The FTC wants to ban ‘gotcha’ fees on hotels, concerts, and flights

US consumers spend an estimated $29 billion annually on surprise charges
The FTC wants to ban ‘gotcha’ fees on hotels, concerts, and flights
Photo: Spencer Platt (Getty Images)
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The US Federal Trade Commission (FTC) announced that it wants to crack down on the “junk fees” that businesses spring on customers after enticing them initially with low sticker prices.

“It’s beyond frustrating to end up spending more than you budgeted because of random, arbitrary fees,” FTC Chair Lina Khan wrote in a press release on Oct. 20. “No one has ever felt that a ‘convenience fee’ was convenient. Companies should compete to provide the best quality at the best price, not to see who can squeeze the most added expenses out of consumers. That’s especially true at a time when families are struggling with the effects of inflation.”

While these so-called “gotcha” fees exist throughout the economy, they’re often found in the travel, hospitality, and entertainment sectors. One way of hiding this is called “drip pricing” whereby customers are shown base prices on a flight or hotel and as they move through the purchasing path are hit with additional fees later on—such as concert ticket service fees or hotel resort fees.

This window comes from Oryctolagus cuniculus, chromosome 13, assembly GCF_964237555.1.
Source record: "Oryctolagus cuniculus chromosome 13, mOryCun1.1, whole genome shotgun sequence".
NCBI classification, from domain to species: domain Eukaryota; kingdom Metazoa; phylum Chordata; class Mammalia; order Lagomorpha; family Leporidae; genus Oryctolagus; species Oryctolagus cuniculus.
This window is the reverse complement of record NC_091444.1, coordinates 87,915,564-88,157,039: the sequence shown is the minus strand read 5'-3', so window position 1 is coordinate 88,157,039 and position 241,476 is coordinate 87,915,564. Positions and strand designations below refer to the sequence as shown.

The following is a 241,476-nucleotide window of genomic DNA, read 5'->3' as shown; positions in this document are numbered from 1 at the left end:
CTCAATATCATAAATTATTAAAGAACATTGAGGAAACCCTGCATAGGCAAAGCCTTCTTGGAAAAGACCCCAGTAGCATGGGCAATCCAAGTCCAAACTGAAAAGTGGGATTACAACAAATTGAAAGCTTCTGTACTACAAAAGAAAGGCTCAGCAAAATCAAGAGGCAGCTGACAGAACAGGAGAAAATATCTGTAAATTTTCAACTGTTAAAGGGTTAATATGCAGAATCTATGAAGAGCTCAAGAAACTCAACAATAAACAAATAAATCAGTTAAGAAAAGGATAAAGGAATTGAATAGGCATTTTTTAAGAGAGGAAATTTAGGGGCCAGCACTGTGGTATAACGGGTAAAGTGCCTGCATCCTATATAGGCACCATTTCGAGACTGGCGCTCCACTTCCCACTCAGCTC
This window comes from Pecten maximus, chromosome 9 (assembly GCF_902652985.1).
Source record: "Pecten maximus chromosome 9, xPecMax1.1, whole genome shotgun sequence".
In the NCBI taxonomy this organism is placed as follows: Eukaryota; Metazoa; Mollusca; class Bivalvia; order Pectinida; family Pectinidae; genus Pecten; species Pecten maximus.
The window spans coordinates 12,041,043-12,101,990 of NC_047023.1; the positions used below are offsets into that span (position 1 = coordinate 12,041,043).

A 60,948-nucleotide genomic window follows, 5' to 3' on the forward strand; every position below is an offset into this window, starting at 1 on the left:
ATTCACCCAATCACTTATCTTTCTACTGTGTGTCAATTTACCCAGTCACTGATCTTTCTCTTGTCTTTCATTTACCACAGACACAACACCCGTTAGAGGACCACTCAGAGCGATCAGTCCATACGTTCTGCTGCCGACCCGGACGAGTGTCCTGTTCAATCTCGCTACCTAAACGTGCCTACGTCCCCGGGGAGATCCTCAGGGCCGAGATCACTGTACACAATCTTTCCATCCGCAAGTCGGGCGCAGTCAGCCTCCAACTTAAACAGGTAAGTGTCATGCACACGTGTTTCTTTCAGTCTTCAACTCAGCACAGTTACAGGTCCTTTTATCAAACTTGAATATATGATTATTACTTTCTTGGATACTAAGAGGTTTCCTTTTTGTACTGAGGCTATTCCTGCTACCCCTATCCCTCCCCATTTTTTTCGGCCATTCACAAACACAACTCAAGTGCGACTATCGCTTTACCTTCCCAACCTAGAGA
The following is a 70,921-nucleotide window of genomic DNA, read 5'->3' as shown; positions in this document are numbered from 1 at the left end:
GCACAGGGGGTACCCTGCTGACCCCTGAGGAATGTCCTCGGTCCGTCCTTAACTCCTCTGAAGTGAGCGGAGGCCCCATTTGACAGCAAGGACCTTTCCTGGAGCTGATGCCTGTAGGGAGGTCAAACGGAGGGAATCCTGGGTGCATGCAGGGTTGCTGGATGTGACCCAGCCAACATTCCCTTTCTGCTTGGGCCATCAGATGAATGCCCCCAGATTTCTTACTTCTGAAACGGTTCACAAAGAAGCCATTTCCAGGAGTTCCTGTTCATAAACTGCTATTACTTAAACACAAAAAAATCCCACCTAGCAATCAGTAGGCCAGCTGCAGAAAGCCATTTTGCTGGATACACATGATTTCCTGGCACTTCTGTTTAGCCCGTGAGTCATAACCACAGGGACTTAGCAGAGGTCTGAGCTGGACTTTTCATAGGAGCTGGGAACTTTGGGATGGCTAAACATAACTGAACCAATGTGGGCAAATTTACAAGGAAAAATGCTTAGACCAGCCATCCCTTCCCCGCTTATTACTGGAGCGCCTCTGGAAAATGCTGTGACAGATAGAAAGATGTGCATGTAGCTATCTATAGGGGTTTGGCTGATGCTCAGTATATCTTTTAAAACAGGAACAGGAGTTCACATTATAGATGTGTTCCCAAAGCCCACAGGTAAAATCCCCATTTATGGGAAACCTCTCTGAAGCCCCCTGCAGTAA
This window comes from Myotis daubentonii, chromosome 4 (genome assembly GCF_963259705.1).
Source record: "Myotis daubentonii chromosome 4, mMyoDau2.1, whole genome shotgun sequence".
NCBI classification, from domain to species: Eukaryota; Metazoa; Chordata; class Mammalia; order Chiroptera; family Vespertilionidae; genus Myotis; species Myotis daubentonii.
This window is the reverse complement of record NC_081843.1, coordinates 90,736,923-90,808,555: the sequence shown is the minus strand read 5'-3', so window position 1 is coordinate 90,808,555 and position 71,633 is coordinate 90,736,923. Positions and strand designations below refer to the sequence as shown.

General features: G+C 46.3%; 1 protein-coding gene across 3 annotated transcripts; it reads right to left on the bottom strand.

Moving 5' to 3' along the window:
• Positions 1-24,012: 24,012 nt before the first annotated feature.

The FTC believes these fees are innately “unfair or deceptive” and has committed to making new rules for businesses to stay in compliance.

US consumers spend $29 billion annually on junk fees

The Commission’s rulemaking notice comes just days after the Biden administration “called on all agencies to reduce or eliminate hidden fees, charges, and add-ons for everything from banking services to cable and internet bills to airline and concert tickets.”

“In the interests of customization, firms should be free to charge more to add mushrooms to your pizza or to upgrade you to a hotel room with an ocean view,” White House officials wrote in a blog post. “However, in recent years we’ve seen a proliferation of ‘junk fees’ [...] defined as fees designed either to confuse or deceive consumers or to take advantage of lock-in or other forms of situational market power.”

The FTC will enter a 60-day public comment period before deciding whether to create a new rule for businesses to follow. The end result may force firms to list all formerly hidden fees upfront.

The FTC isn’t alone in trying to stamp out deceptive fees. Last week, the Consumer Finance Protection Bureau (CFPB) took aim at banks’ surprise overdraft fees and depositor fees. The CFPB previously studied the issue of junk fees broadly—not just in banking—and found that US consumers spend more than $29 billion annually on them.